LIF: We do like The Vaccines album. We’ve been really busy recently so I haven’t really heard much new stuff.
DS: You have been to New York a few times now, where’s your favorite place to check out/ hang out?
LIF: We’re actually waiting for our first New York trip but will definitely let you know. Any tips?
Part one (Day) of a two part short film series, shot in August/ September 2011, provides a short glimpse into the “Burning Man” experience. Shot entirely with a (very dusty) Canon 7D with 70-200 f.40L, a 50mm 1.8, and a 10-24mm Tamron and using music from “Layers of Generation Without Number” by Bichi. Part Two (Night) coming soon…
Re-mix culture is also invading the underground art scene. In the UK, Miss Bugs, an anonymous graffiti artist duo, has been rapidly appropriating pop imagery and well-known pieces of street art, like Shepard Fairey’s, “Obama”. Their street art exhibit, “Cut Out and Fade Out,” incorporates elements of existing pop imagery with the street background, to transcend both. So at once it pays homage to – and mocks – its original influences. >>>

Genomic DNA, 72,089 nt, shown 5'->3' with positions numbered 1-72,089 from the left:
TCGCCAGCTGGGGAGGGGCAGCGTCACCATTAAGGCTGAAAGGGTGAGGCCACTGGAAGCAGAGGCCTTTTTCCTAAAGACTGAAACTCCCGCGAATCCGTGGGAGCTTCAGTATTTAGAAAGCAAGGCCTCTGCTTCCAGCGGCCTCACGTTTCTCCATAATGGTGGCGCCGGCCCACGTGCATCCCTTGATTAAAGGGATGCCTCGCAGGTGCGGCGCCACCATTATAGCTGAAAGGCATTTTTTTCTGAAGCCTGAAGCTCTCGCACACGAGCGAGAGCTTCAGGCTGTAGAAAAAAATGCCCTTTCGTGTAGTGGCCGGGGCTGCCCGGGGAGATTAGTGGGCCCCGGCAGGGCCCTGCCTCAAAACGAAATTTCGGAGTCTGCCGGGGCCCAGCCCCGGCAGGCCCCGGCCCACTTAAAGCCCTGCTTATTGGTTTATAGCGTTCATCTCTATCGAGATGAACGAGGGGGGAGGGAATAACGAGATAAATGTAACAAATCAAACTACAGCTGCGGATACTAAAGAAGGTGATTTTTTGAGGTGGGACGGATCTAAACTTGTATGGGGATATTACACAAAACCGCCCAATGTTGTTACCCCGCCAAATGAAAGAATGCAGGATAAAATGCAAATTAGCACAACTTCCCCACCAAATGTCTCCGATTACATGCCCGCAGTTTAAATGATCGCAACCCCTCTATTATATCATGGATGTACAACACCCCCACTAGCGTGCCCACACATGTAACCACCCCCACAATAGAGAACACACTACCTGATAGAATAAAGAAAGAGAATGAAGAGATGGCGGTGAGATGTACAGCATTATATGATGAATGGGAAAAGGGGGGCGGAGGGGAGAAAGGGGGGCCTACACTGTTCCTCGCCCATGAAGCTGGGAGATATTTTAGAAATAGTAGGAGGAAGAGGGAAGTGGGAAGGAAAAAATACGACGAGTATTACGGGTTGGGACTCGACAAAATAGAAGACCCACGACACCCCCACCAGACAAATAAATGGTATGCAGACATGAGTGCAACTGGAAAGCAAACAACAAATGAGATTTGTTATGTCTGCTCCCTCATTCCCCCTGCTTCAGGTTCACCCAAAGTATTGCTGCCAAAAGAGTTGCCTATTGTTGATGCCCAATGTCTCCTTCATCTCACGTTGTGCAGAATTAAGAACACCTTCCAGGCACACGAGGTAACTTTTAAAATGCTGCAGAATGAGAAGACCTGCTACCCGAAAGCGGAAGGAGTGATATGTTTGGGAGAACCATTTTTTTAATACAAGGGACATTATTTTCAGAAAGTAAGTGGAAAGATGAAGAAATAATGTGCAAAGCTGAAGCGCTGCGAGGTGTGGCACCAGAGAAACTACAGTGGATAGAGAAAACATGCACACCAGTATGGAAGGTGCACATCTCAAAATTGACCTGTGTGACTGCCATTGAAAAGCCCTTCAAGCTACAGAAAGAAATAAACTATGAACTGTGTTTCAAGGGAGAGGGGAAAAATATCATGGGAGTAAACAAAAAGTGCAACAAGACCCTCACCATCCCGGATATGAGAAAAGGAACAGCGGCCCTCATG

NO SHAVE NOVEMBER ESSAY WRITING CONTEST:
Whatever you call the Stache, Tache, Tash, Mo, Mouth Brow, Lady Tickler, Trash Stash, Crumb Catcher, Fanny Duster, Push-broom, Nose Bug, Cheech or the Selleck Sidekick, November is a month to celebrate the Nose Neighbor, in whatever way you see fit. This month discosalt Magazine salutes the mustache in music, essays and photography. You can find it all, in the Fall issue of discosalt Magazine , along with exclusive access to the top two winning No Shave November Essay Contest submissions.
For some more “No Shave November Essay Contest” submissions, just scroll below.
DISCOSALT: You’ve talked about how you made this film right after the American economy collapsed. With more houses foreclosed in California, there were obviously more abandoned pools available to skate in the film. How does the “decline of western civilization” play into the greater punk ethos of the film?